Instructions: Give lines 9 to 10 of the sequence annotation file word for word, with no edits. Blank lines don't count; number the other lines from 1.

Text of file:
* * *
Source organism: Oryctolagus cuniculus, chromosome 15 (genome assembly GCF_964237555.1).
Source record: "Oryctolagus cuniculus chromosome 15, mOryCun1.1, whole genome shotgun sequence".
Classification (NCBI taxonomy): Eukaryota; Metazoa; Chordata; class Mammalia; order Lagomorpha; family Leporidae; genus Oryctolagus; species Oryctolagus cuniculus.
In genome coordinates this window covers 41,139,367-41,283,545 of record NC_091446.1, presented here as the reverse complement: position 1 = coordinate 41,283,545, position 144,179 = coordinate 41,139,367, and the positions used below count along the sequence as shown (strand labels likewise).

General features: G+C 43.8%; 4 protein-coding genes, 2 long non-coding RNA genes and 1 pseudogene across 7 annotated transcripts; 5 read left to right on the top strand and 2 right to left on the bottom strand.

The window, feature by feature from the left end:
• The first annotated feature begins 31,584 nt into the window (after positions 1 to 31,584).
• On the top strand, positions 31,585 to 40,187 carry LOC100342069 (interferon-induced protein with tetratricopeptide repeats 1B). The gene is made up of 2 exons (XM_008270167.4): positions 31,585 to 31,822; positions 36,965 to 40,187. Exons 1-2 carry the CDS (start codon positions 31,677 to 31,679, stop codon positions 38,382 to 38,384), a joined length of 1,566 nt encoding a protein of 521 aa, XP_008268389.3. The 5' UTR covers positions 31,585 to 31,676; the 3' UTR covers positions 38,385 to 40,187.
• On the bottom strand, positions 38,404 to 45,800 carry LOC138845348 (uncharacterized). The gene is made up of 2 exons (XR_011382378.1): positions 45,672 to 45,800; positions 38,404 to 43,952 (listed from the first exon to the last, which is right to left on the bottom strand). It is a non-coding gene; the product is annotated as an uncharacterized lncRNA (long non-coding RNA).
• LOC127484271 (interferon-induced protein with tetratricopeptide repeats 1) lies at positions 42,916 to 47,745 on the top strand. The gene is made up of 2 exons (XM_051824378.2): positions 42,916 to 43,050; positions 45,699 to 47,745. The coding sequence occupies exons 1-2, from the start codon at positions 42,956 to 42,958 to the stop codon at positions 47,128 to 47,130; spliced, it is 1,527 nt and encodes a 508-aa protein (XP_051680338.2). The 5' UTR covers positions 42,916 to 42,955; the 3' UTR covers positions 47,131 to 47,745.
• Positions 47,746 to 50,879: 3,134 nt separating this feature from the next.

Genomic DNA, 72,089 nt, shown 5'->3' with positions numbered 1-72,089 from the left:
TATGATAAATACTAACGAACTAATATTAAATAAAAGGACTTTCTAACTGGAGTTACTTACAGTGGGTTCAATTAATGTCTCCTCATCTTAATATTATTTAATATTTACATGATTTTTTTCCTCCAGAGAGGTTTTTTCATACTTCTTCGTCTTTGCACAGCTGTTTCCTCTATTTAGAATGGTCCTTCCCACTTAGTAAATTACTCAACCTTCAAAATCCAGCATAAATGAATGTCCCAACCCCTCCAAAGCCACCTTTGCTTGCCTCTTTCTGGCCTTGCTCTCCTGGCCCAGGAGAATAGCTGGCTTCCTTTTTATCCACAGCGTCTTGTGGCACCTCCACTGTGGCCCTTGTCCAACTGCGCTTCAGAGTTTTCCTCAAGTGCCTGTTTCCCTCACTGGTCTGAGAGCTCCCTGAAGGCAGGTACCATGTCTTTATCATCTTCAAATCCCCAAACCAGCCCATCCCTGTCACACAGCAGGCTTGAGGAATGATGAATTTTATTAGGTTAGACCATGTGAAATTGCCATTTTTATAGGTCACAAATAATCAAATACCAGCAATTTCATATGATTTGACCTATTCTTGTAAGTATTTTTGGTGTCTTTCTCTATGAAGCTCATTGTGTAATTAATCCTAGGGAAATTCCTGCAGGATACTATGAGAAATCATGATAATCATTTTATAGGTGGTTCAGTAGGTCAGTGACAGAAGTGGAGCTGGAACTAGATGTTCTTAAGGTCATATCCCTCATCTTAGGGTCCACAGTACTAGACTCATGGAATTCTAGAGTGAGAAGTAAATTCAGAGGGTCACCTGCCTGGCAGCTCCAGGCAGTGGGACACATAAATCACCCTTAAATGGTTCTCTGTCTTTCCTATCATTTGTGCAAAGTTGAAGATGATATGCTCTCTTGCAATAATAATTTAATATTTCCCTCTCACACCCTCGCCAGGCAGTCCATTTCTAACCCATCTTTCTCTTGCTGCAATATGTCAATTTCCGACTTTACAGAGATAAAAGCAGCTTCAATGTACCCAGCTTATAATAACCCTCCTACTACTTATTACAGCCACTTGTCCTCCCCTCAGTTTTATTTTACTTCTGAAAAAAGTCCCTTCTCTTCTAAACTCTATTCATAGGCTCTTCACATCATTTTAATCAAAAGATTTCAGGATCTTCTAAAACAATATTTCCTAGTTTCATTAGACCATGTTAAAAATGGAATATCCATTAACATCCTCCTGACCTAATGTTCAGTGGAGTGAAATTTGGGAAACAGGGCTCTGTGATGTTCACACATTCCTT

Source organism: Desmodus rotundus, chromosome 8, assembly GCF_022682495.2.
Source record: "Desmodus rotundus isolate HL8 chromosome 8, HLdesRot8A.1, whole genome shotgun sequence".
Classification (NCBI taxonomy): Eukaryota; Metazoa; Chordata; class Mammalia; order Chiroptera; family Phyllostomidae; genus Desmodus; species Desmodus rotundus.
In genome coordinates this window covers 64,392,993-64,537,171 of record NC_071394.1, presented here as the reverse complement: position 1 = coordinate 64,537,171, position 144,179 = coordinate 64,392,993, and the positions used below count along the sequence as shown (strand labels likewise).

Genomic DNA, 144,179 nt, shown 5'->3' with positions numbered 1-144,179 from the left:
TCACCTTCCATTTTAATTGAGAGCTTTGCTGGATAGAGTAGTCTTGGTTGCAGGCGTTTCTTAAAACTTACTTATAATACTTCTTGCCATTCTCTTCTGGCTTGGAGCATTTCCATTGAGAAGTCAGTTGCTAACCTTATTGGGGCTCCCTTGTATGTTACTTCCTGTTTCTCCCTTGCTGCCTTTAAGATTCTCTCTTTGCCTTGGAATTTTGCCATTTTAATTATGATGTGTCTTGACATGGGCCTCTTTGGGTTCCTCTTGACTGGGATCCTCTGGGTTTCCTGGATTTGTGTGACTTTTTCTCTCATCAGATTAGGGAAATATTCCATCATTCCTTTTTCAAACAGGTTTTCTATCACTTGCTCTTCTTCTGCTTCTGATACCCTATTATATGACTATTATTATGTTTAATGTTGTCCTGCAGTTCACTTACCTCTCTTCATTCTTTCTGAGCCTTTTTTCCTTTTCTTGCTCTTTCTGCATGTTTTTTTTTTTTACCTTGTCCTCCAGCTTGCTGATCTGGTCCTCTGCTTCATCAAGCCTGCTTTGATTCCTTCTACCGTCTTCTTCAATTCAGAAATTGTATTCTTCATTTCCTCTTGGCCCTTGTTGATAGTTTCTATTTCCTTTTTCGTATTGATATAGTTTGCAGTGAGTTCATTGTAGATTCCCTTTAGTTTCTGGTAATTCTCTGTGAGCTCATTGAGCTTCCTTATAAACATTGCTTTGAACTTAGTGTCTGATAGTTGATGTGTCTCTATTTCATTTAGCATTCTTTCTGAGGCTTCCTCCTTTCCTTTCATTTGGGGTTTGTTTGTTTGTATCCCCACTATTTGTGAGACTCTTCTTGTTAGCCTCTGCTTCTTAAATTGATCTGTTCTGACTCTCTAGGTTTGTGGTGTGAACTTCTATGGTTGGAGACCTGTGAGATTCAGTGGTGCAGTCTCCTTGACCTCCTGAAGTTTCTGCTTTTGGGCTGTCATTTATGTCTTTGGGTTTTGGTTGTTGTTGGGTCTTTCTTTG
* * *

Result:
• On the bottom strand, positions 38,404 to 45,800 carry LOC138845348 (uncharacterized). The gene is made up of 2 exons (XR_011382378.1): positions 45,672 to 45,800; positions 38,404 to 43,952 (listed from the first exon to the last, which is right to left on the bottom strand). It is a non-coding gene; the product is annotated as an uncharacterized lncRNA (long non-coding RNA).
• LOC127484271 (interferon-induced protein with tetratricopeptide repeats 1) lies at positions 42,916 to 47,745 on the top strand. The gene is made up of 2 exons (XM_051824378.2): positions 42,916 to 43,050; positions 45,699 to 47,745. The coding sequence occupies exons 1-2, from the start codon at positions 42,956 to 42,958 to the stop codon at positions 47,128 to 47,130; spliced, it is 1,527 nt and encodes a 508-aa protein (XP_051680338.2). The 5' UTR covers positions 42,916 to 42,955; the 3' UTR covers positions 47,131 to 47,745.